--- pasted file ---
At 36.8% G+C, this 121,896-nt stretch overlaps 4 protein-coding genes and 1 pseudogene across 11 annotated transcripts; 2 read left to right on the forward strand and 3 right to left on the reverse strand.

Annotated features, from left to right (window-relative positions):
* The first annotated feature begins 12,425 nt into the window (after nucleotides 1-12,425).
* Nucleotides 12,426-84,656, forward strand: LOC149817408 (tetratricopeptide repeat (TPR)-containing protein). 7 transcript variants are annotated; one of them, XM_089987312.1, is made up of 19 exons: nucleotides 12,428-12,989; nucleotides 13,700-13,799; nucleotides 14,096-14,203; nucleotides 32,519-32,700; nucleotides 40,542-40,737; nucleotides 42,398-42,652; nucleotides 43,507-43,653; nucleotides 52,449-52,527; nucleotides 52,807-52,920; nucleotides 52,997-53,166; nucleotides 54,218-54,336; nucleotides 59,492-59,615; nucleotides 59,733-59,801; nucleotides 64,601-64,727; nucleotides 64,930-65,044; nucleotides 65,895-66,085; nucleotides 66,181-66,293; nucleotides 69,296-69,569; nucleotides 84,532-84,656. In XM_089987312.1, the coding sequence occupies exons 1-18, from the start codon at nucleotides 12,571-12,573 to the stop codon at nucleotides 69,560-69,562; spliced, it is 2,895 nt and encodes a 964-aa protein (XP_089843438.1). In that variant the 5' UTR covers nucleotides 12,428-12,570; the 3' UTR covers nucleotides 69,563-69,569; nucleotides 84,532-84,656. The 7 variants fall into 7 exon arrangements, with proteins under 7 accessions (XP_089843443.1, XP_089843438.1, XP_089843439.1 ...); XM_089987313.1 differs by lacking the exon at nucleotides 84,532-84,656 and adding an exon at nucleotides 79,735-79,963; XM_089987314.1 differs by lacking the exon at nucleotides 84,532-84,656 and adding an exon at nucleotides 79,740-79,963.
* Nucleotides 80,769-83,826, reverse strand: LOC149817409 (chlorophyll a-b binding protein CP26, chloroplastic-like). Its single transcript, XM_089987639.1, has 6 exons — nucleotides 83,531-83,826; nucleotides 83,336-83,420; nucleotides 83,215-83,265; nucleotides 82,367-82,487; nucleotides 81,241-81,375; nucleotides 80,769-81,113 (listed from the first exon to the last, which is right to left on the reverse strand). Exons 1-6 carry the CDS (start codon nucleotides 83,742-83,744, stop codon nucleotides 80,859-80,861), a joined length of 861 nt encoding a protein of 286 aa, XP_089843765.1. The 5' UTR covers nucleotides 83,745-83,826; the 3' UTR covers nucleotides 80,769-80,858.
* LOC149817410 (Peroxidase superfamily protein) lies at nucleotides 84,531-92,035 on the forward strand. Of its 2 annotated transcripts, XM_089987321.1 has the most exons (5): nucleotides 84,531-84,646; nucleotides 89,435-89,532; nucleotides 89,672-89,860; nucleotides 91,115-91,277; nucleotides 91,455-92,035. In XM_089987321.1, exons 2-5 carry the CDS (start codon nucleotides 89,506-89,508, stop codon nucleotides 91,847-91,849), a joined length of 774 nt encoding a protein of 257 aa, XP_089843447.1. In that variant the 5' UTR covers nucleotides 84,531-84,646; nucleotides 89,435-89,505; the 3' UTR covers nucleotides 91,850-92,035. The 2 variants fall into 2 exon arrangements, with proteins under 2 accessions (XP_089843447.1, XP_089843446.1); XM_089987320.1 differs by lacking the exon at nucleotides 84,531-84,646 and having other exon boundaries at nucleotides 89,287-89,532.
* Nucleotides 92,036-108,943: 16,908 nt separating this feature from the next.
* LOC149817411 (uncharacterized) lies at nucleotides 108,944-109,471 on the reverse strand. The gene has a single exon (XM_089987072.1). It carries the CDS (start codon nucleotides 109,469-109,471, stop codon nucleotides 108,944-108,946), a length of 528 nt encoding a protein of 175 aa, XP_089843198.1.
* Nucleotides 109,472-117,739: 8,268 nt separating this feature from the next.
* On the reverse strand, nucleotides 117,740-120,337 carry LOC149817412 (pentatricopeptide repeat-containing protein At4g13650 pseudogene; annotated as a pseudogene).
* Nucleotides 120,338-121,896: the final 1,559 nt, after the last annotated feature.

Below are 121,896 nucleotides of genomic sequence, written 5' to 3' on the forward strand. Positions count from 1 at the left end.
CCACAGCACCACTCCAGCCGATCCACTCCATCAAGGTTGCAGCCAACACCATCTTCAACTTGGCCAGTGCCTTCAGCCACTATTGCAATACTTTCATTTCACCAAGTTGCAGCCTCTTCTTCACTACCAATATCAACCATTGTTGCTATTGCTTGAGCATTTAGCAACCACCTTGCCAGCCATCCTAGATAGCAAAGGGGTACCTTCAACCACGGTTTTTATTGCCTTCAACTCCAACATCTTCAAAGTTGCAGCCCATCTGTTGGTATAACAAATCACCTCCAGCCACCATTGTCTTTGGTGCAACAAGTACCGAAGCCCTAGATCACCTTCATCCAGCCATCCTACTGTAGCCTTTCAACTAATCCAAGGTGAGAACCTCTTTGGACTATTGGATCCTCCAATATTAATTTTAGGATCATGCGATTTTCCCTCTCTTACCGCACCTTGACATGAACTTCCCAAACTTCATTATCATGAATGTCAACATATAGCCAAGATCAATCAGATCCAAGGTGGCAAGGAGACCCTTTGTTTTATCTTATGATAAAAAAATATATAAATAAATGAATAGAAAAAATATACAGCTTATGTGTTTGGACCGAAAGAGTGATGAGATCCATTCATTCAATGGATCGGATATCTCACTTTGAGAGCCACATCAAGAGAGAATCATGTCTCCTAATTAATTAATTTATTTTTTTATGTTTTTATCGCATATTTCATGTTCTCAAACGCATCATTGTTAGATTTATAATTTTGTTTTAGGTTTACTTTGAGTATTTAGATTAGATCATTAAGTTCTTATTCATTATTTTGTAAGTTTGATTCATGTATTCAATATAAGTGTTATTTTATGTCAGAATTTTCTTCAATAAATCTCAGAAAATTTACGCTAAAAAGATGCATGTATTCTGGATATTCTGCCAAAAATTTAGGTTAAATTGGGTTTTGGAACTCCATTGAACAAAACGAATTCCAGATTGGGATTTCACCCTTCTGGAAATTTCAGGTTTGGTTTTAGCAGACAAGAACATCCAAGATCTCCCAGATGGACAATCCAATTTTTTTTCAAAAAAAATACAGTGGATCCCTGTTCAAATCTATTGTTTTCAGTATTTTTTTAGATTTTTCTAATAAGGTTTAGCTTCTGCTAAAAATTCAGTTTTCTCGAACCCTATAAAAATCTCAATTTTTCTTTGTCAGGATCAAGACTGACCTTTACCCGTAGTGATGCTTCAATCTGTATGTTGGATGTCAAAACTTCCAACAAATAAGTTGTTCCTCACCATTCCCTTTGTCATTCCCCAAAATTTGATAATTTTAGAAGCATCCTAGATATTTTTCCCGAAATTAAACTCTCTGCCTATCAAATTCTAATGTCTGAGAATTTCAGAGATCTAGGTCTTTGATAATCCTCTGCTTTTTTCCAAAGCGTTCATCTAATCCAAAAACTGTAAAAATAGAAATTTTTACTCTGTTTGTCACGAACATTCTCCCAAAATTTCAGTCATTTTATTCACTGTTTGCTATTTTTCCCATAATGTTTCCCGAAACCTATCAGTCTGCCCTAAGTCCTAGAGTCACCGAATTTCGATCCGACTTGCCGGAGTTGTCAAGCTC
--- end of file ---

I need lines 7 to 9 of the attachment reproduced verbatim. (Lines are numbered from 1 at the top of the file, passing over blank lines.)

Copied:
* Nucleotides 92,036-108,943: 16,908 nt separating this feature from the next.
* LOC149817411 (uncharacterized) lies at nucleotides 108,944-109,471 on the reverse strand. The gene has a single exon (XM_089987072.1). It carries the CDS (start codon nucleotides 109,469-109,471, stop codon nucleotides 108,944-108,946), a length of 528 nt encoding a protein of 175 aa, XP_089843198.1.
* Nucleotides 109,472-117,739: 8,268 nt separating this feature from the next.